If you agree that the grand landscapes of the Old West are worth sharing with future generations, then you would have joined in the applause recently at the National Museum of the American Indian.
The Wilderness Society presented its two highest honors to Bruce Babbitt and Hansjorg Wyss on June 11. Babbitt, who was President Clinton’s interior secretary, received the Ansel Adams Award, which goes to a public official who has shown exceptional commitment to conservation and the fostering of an American land ethic. Wyss took home the Robert Marshall Award, given to a private citizen who has played a major role in conserving America’s lands. (Marshall was a giant in the wilderness movement in the first half of the 20th century and co-founded The Wilderness Society.)
You’ve probably heard of Babbitt, a former Arizona governor who once ran for president. He is a son of the West, a third-generation Arizonan.
In contrast, Wyss grew up in Switzerland and fell in love with the West as a young man while working one summer in Colorado. He went on to become the president and chairman of Synthes USA, a hugely successful Pennsylvania producer of medical devices recently bought by Johnson & Johnson. Individually and through the Wyss Foundation, he has made enormous contributions to protection of the lands that belong to all Americans.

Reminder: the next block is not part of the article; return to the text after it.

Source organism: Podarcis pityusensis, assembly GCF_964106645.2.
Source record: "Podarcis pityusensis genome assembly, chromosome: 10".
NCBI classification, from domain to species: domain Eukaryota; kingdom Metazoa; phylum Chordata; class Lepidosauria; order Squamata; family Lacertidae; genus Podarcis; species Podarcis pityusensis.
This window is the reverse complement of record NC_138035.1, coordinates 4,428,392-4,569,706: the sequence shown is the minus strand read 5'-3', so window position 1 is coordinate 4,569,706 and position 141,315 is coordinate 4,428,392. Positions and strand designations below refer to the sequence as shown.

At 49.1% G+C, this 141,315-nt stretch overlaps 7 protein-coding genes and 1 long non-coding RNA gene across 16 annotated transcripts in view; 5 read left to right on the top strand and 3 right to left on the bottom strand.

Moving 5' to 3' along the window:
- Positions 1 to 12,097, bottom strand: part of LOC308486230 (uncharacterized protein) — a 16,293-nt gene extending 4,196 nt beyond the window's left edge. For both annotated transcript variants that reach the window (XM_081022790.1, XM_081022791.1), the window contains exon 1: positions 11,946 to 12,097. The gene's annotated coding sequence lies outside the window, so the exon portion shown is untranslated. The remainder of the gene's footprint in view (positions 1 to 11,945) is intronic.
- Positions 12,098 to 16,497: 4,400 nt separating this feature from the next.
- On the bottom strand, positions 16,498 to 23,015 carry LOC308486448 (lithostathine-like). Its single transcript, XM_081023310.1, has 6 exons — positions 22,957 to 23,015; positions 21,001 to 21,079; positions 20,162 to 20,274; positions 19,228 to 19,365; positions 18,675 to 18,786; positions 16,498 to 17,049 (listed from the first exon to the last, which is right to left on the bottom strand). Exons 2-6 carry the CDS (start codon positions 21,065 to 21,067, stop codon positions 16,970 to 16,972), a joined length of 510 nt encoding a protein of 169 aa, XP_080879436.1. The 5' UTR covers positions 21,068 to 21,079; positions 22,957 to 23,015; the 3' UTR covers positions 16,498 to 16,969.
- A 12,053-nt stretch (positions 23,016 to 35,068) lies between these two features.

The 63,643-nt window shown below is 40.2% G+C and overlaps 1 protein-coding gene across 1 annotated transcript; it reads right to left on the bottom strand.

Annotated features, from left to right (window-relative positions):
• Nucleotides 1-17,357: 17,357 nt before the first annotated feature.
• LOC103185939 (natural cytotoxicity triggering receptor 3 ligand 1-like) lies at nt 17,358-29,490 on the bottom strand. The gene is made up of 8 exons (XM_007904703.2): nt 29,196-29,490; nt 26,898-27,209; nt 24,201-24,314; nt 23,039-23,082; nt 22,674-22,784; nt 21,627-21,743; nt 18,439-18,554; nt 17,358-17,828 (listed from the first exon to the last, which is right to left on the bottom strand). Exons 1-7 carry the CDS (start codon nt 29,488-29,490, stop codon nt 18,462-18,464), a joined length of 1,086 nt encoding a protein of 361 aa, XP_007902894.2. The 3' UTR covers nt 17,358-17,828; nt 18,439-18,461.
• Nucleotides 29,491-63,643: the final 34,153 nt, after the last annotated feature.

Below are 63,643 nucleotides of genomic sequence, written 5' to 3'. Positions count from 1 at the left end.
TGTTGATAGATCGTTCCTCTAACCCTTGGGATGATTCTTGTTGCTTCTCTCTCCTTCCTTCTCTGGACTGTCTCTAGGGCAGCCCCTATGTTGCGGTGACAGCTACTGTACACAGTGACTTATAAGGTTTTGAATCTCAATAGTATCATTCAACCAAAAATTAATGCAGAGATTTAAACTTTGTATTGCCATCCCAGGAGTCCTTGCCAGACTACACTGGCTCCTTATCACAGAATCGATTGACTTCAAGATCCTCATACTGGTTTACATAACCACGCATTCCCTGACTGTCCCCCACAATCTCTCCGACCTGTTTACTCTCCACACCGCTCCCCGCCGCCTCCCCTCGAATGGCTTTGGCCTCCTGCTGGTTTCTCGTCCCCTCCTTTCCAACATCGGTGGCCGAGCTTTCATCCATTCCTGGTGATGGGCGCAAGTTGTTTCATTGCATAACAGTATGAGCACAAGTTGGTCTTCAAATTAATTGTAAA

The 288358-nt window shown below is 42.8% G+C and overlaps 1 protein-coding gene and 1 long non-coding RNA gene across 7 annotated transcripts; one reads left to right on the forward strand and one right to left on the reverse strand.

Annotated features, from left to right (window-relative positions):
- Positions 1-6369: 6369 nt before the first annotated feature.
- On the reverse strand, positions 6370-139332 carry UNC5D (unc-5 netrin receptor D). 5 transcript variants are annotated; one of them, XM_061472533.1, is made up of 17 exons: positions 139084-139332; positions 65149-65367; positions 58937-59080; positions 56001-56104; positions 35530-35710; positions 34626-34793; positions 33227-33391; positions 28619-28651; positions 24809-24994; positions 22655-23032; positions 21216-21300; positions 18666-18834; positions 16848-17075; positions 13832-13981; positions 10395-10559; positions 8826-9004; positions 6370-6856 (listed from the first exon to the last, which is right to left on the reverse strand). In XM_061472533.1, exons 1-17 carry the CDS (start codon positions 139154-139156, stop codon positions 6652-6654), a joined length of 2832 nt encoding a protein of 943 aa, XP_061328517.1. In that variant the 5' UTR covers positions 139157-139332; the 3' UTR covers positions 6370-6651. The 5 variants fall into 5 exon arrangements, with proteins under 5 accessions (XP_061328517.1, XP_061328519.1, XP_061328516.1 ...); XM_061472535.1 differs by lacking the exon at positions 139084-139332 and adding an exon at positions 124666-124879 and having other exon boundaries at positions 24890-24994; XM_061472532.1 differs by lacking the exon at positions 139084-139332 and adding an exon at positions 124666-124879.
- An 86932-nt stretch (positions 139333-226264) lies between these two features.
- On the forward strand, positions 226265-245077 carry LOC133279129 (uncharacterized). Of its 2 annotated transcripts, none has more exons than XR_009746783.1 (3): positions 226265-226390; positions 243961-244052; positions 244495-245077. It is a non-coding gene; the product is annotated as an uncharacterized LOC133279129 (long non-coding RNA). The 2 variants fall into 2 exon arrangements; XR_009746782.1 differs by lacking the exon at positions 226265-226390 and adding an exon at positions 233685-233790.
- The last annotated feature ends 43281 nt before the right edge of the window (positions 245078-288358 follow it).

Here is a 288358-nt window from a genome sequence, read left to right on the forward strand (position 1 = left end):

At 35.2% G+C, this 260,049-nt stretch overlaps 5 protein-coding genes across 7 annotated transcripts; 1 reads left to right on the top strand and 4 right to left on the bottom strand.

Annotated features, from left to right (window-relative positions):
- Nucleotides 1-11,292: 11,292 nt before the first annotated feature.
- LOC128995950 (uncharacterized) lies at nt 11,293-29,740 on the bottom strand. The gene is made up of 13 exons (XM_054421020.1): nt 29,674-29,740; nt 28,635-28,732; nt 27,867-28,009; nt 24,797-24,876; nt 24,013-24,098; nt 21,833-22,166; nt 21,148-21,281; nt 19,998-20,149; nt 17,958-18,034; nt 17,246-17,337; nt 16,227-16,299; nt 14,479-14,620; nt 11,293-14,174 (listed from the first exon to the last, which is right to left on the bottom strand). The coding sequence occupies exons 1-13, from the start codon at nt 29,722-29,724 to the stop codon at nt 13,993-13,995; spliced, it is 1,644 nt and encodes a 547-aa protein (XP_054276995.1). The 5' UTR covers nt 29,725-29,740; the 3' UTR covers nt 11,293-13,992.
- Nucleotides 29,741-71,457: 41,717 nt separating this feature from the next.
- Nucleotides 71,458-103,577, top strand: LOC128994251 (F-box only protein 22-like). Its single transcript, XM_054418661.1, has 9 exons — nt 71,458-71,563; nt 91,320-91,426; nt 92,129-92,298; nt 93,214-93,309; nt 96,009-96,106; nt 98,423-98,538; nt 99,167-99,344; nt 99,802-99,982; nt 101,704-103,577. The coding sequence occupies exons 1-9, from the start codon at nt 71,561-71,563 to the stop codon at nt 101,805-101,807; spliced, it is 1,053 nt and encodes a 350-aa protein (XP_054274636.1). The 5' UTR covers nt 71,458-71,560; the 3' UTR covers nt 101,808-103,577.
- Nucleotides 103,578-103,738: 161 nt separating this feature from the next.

Like the giants whose names are on these two awards, Babbitt and Wyss are visionaries. If something just cannot be done, they will find a way to do it. Babbitt invented the National Landscape Conservation System, which contains the most spectacular places overseen by the U.S. Bureau of Land Management (BLM). Fortunately, Wyss cared enough about the health of this acreage to provide funding to help build effective public support for strengthening the management of this new system.
Besides the ability to think big, these two leaders think strategically. They can see how the pieces to a complicated puzzle fit together. Babbitt also displayed those skills in devising the nation’s leading groundwater protection act as governor of Arizona. Wyss and the Wyss Foundation made it possible to assemble the breathtaking Crown of the Continent conservation and restoration plan in Montana.
These conservation heroes’ innovation, generosity, and determination have made this a better country and will pay dividends far into the future. Like Ansel Adams and Bob Marshall before them, they have proved the power of the individual.